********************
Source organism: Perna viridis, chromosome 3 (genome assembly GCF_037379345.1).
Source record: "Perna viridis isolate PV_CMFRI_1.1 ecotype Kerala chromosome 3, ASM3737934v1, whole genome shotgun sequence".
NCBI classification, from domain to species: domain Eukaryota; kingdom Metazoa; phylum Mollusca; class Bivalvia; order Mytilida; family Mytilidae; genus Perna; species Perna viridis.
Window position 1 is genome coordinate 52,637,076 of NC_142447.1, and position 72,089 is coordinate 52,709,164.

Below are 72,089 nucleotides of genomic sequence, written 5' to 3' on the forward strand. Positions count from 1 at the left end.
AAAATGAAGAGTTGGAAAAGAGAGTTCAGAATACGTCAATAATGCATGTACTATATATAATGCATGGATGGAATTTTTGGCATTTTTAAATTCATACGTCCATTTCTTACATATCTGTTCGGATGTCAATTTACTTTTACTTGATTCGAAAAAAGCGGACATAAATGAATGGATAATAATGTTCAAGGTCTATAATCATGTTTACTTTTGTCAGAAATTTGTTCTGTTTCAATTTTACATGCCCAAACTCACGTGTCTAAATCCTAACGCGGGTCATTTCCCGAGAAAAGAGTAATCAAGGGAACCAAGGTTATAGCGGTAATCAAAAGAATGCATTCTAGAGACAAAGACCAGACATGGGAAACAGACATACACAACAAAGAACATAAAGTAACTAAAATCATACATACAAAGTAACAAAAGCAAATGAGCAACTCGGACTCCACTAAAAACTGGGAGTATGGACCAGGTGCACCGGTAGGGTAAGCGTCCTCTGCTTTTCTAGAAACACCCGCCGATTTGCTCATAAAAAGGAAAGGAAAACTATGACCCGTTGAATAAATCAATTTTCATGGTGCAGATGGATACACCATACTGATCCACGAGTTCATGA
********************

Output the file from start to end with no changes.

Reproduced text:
Source organism: Perna viridis, chromosome 3 (genome assembly GCF_037379345.1).
Source record: "Perna viridis isolate PV_CMFRI_1.1 ecotype Kerala chromosome 3, ASM3737934v1, whole genome shotgun sequence".
NCBI classification, from domain to species: domain Eukaryota; kingdom Metazoa; phylum Mollusca; class Bivalvia; order Mytilida; family Mytilidae; genus Perna; species Perna viridis.
Window position 1 is genome coordinate 52,637,076 of NC_142447.1, and position 72,089 is coordinate 52,709,164.

Below are 72,089 nucleotides of genomic sequence, written 5' to 3' on the forward strand. Positions count from 1 at the left end.
AAAATGAAGAGTTGGAAAAGAGAGTTCAGAATACGTCAATAATGCATGTACTATATATAATGCATGGATGGAATTTTTGGCATTTTTAAATTCATACGTCCATTTCTTACATATCTGTTCGGATGTCAATTTACTTTTACTTGATTCGAAAAAAGCGGACATAAATGAATGGATAATAATGTTCAAGGTCTATAATCATGTTTACTTTTGTCAGAAATTTGTTCTGTTTCAATTTTACATGCCCAAACTCACGTGTCTAAATCCTAACGCGGGTCATTTCCCGAGAAAAGAGTAATCAAGGGAACCAAGGTTATAGCGGTAATCAAAAGAATGCATTCTAGAGACAAAGACCAGACATGGGAAACAGACATACACAACAAAGAACATAAAGTAACTAAAATCATACATACAAAGTAACAAAAGCAAATGAGCAACTCGGACTCCACTAAAAACTGGGAGTATGGACCAGGTGCACCGGTAGGGTAAGCGTCCTCTGCTTTTCTAGAAACACCCGCCGATTTGCTCATAAAAAGGAAAGGAAAACTATGACCCGTTGAATAAATCAATTTTCATGGTGCAGATGGATACACCATACTGATCCACGAGTTCATGA